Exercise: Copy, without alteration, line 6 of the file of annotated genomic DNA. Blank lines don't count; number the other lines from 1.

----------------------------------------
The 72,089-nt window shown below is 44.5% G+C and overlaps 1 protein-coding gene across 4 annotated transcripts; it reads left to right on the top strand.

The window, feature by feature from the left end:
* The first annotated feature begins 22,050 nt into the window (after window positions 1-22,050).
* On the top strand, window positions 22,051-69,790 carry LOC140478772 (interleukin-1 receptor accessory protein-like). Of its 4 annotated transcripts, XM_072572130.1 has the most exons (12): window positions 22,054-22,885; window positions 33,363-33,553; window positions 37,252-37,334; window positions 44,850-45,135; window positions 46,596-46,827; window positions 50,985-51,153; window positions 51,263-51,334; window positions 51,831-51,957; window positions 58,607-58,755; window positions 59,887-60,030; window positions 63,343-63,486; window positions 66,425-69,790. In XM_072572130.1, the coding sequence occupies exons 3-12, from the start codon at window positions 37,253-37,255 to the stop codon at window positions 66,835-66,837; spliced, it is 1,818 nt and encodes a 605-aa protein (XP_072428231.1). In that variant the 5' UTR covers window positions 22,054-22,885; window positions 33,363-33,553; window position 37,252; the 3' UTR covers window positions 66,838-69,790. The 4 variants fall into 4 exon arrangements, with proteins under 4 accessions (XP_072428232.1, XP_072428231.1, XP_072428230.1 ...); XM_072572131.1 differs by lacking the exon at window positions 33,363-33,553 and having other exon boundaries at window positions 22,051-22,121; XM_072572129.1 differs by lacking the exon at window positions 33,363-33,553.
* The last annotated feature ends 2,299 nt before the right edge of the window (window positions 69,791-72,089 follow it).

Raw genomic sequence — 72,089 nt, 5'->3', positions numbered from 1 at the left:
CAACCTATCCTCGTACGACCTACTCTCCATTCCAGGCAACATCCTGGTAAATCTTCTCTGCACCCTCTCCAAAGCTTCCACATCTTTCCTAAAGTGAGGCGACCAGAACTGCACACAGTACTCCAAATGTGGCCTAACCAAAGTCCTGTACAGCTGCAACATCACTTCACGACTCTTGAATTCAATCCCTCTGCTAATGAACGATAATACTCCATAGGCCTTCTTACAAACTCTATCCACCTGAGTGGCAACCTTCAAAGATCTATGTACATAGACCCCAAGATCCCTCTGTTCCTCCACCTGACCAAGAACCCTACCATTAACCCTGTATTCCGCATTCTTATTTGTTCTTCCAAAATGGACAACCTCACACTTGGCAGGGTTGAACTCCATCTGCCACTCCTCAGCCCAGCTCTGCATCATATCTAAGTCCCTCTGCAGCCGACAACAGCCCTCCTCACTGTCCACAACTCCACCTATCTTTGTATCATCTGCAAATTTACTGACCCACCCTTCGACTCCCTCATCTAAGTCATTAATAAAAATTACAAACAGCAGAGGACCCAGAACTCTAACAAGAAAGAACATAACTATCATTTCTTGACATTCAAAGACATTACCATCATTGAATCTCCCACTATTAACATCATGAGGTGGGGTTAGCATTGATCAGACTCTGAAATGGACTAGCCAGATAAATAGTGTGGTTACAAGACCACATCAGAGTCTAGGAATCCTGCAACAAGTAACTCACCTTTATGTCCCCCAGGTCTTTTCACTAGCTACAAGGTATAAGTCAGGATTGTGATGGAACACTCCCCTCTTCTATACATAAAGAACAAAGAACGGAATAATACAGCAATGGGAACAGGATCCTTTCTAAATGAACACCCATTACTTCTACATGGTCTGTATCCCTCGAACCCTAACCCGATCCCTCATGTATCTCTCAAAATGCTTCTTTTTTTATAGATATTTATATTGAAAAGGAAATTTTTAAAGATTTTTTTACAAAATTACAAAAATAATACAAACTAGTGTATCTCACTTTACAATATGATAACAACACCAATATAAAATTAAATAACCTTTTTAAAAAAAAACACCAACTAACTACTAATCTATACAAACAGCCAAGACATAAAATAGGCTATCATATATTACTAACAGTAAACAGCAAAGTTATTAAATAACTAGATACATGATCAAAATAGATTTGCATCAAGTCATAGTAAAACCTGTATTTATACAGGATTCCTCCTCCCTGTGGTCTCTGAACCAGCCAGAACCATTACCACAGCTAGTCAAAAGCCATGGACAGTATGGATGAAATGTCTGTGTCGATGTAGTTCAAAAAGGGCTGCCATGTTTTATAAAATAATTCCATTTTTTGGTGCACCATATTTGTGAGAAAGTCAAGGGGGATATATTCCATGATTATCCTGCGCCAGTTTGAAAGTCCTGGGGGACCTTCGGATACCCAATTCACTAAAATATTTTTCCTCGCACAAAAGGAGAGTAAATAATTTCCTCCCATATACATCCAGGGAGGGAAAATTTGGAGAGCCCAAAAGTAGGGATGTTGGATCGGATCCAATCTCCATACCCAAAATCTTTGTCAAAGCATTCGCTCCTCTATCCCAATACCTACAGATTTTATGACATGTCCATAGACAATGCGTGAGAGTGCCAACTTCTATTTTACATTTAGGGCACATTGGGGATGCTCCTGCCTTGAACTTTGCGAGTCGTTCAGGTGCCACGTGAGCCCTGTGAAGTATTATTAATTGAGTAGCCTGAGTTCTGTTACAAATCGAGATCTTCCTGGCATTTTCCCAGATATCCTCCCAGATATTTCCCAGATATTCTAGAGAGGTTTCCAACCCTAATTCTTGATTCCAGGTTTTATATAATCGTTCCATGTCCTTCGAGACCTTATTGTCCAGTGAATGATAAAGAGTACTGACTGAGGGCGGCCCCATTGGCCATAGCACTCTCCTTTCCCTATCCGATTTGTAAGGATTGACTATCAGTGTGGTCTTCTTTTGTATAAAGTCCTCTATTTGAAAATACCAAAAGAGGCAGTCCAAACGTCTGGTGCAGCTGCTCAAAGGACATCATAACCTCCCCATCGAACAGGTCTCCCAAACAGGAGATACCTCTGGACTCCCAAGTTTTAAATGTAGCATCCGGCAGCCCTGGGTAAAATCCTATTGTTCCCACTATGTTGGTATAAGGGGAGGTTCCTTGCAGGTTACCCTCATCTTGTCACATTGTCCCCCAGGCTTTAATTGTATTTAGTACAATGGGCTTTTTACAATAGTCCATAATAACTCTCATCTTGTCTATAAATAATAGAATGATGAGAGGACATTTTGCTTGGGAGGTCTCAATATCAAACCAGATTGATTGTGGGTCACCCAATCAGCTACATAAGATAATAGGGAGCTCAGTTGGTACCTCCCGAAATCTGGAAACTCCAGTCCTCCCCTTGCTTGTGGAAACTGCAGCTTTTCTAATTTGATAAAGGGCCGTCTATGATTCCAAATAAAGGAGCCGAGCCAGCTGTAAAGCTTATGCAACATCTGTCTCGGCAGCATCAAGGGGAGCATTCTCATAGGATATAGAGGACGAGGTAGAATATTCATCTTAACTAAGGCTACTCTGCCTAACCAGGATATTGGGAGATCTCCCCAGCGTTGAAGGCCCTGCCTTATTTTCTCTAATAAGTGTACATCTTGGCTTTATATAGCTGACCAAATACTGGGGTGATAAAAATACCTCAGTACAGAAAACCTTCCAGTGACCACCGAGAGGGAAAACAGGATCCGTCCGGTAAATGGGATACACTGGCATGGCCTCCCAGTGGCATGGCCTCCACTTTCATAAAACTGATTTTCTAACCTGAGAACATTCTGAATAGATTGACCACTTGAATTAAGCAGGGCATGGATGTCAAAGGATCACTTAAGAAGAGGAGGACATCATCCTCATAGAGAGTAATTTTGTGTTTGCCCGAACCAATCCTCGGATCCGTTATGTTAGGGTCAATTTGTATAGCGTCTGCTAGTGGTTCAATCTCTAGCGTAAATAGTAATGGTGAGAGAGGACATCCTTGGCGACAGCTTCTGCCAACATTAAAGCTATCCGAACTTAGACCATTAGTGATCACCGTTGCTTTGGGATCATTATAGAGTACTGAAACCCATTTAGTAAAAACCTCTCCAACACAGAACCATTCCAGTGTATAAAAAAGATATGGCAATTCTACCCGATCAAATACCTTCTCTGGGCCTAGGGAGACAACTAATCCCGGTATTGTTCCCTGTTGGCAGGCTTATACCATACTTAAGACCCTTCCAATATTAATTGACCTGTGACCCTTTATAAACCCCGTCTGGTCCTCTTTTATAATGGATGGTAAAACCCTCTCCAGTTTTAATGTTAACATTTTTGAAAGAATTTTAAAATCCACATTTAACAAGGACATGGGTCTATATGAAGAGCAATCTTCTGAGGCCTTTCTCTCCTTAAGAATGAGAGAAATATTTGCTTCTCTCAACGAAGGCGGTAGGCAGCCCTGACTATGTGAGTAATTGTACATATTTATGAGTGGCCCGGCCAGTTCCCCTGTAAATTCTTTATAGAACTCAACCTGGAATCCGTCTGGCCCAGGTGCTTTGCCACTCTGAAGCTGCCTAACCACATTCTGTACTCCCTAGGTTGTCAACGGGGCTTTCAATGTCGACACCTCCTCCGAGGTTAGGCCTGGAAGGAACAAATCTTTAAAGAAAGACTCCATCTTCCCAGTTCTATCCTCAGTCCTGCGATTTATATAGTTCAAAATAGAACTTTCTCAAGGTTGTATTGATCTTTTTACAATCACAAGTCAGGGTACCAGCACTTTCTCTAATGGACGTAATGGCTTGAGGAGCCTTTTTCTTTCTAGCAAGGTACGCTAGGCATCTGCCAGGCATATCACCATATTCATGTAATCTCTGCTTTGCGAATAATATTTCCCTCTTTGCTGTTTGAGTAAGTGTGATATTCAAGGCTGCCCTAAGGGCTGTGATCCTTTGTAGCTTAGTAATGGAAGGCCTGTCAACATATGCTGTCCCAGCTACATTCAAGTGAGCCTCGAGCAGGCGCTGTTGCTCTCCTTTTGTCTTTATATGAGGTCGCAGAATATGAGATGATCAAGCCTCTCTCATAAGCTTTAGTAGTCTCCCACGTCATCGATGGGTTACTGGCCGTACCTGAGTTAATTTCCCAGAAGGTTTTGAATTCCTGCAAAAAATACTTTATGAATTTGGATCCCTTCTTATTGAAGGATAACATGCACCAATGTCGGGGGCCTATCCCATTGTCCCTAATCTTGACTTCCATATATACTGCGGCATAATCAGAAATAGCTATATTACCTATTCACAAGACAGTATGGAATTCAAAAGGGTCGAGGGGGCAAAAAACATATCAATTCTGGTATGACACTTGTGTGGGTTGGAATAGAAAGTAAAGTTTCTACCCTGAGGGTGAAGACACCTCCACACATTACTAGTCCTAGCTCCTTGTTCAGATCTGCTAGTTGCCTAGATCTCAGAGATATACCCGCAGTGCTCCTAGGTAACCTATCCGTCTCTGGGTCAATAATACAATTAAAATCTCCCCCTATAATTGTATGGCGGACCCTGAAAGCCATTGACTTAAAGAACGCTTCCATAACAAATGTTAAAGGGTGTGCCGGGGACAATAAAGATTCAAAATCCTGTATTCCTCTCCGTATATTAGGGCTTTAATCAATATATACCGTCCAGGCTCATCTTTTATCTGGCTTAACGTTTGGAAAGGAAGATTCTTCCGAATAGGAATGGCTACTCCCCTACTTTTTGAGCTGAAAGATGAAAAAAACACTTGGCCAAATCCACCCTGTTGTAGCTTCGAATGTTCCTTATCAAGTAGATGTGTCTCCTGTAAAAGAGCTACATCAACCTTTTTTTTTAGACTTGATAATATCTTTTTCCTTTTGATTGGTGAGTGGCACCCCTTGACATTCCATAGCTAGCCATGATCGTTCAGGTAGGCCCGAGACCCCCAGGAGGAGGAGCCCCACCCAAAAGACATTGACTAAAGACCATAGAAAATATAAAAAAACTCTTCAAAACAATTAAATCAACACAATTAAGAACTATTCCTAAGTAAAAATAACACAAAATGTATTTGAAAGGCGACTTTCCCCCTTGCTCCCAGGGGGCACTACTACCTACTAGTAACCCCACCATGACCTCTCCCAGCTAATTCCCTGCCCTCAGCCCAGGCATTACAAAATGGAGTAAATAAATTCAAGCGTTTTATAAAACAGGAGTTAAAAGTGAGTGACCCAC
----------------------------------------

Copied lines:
Raw genomic sequence — 72,089 nt, 5'->3', positions numbered from 1 at the left: